NEPC Review: Apples to Apples: The Definitive Look at School Test Scores in Milwaukee and Wisconsin (Wisconsin Institute for Law and Liberty, March 2017)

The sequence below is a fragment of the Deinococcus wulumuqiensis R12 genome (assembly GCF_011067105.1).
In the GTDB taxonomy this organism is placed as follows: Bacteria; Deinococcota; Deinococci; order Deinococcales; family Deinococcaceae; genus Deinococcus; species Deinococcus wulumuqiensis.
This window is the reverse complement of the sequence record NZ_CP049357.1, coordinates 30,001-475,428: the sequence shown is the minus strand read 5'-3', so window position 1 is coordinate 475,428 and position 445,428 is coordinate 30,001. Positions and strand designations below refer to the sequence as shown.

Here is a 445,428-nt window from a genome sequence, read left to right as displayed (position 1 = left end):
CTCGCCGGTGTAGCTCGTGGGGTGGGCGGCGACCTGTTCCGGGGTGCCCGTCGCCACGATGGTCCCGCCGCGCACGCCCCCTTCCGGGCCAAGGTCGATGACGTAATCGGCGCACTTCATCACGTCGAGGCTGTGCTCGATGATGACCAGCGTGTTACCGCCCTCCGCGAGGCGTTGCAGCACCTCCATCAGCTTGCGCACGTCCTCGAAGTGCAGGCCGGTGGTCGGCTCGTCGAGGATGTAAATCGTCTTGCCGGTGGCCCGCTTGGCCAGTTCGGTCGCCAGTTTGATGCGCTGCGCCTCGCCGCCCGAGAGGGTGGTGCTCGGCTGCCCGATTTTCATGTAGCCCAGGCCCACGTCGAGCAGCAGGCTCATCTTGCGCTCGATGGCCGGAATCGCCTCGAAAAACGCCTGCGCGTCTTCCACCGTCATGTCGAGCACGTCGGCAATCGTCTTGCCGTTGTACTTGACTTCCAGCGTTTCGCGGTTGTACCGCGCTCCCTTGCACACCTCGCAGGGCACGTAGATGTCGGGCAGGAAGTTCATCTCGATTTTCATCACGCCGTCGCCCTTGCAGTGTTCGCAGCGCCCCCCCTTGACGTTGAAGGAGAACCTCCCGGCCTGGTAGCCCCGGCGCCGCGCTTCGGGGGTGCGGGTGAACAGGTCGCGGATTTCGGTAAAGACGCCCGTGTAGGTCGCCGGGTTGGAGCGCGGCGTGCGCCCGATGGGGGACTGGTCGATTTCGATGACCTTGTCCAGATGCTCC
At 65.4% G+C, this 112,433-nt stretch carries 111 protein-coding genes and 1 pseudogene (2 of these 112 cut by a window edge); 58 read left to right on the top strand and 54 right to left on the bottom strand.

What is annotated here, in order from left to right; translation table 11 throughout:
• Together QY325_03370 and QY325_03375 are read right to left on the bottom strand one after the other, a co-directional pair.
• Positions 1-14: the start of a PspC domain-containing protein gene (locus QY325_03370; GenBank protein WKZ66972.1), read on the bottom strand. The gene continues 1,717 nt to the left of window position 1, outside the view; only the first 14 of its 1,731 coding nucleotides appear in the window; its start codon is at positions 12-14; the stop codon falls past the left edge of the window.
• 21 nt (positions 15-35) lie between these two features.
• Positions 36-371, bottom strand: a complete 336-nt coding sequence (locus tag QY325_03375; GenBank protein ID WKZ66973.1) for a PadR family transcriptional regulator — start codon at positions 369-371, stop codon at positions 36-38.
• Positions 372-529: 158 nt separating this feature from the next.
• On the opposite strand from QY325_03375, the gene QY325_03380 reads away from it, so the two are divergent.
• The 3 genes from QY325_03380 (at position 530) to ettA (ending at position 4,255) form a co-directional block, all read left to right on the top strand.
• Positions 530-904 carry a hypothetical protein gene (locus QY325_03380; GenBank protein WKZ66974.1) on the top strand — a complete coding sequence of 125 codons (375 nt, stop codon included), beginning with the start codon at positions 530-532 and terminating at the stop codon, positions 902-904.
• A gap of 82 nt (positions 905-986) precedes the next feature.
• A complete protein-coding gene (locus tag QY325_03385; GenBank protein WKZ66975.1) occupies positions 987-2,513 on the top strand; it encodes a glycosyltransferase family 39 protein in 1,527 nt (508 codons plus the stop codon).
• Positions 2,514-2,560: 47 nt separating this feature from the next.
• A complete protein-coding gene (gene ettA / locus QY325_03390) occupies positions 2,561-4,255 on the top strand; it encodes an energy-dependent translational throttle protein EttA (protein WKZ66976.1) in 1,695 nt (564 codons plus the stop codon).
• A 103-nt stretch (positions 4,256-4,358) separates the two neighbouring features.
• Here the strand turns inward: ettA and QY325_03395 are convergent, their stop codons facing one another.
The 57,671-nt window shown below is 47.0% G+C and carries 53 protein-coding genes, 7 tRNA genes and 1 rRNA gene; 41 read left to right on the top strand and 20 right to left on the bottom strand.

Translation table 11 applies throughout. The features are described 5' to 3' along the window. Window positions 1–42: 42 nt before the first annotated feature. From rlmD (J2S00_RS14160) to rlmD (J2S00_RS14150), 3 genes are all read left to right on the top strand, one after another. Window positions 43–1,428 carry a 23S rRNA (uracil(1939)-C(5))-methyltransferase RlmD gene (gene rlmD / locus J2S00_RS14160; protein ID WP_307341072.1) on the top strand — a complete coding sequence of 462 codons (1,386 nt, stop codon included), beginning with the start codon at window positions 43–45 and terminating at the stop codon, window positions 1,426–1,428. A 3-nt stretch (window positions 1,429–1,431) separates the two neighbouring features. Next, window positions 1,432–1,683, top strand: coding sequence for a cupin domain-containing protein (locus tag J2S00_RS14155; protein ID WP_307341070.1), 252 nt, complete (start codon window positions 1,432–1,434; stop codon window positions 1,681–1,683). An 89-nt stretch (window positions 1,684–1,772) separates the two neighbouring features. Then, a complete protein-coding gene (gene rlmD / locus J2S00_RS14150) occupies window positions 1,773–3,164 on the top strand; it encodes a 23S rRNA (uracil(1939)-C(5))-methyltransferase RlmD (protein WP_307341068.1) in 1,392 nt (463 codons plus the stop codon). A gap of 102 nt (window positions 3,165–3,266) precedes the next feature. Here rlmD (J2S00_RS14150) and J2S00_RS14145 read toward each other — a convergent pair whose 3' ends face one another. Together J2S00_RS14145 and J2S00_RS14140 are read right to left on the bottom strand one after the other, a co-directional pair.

The report reviewed here compares Wisconsin student test score performance for the 2015-16 school year across public schools, charter schools and private schools participating in one of the state’s voucher programs. Comparing a single year’s test scores across school sectors that serve different student populations is inherently problematic. The report uses linear regression models to attempt to adjust for these differences and make what the authors claim are “apples to apples” comparisons. Based on these comparisons, the report concludes that charter schools and private schools participating in the voucher programs are more effective than traditional public schools. Unfortunately, the limited nature of available data undermines any such causal conclusions. The inadequate and small number of school-level variables included in the regression models are not able to control for important confounding variables, most notably prior student achievement. Further, the use of aggregate percent proficient metrics masks variation in performance across grade levels and makes the results sensitive to the (arbitrary) location of the proficiency cut scores. The report’s description of methods and results also includes some troubling inconsistencies. Thus, while the report does present important descriptive statistics about test score performance in Wisconsin, it cannot provide answers for those interested in determining which schools or school choice policies in Wisconsin are most effective.